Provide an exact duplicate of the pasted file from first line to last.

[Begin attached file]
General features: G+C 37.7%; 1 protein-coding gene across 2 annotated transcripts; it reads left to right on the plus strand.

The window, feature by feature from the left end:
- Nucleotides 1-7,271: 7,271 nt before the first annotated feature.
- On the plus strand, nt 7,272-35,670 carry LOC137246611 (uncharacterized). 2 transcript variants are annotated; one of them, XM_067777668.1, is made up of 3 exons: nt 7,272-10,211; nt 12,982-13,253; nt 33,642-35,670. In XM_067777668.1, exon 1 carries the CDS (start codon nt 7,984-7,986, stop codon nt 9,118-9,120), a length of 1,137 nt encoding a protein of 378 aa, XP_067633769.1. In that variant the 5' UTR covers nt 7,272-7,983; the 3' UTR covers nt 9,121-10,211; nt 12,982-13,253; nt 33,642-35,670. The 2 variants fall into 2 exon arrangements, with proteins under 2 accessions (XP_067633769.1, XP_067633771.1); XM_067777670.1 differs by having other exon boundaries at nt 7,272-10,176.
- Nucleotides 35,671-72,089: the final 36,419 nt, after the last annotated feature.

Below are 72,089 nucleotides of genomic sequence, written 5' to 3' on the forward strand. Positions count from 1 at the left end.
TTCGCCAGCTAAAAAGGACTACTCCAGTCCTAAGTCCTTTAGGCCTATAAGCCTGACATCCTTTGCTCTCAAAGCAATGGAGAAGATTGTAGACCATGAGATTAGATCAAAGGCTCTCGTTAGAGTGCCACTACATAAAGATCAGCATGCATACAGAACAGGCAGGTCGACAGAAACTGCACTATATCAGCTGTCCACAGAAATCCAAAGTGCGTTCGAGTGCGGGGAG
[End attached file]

General features: G+C 37.7%; 1 protein-coding gene across 2 annotated transcripts; it reads left to right on the plus strand.

The window, feature by feature from the left end:
- Nucleotides 1-7,271: 7,271 nt before the first annotated feature.
- On the plus strand, nt 7,272-35,670 carry LOC137246611 (uncharacterized). 2 transcript variants are annotated; one of them, XM_067777668.1, is made up of 3 exons: nt 7,272-10,211; nt 12,982-13,253; nt 33,642-35,670. In XM_067777668.1, exon 1 carries the CDS (start codon nt 7,984-7,986, stop codon nt 9,118-9,120), a length of 1,137 nt encoding a protein of 378 aa, XP_067633769.1. In that variant the 5' UTR covers nt 7,272-7,983; the 3' UTR covers nt 9,121-10,211; nt 12,982-13,253; nt 33,642-35,670. The 2 variants fall into 2 exon arrangements, with proteins under 2 accessions (XP_067633769.1, XP_067633771.1); XM_067777670.1 differs by having other exon boundaries at nt 7,272-10,176.
- Nucleotides 35,671-72,089: the final 36,419 nt, after the last annotated feature.

Below are 72,089 nucleotides of genomic sequence, written 5' to 3' on the forward strand. Positions count from 1 at the left end.
TTCGCCAGCTAAAAAGGACTACTCCAGTCCTAAGTCCTTTAGGCCTATAAGCCTGACATCCTTTGCTCTCAAAGCAATGGAGAAGATTGTAGACCATGAGATTAGATCAAAGGCTCTCGTTAGAGTGCCACTACATAAAGATCAGCATGCATACAGAACAGGCAGGTCGACAGAAACTGCACTATATCAGCTGTCCACAGAAATCCAAAGTGCGTTCGAGTGCGGGGAG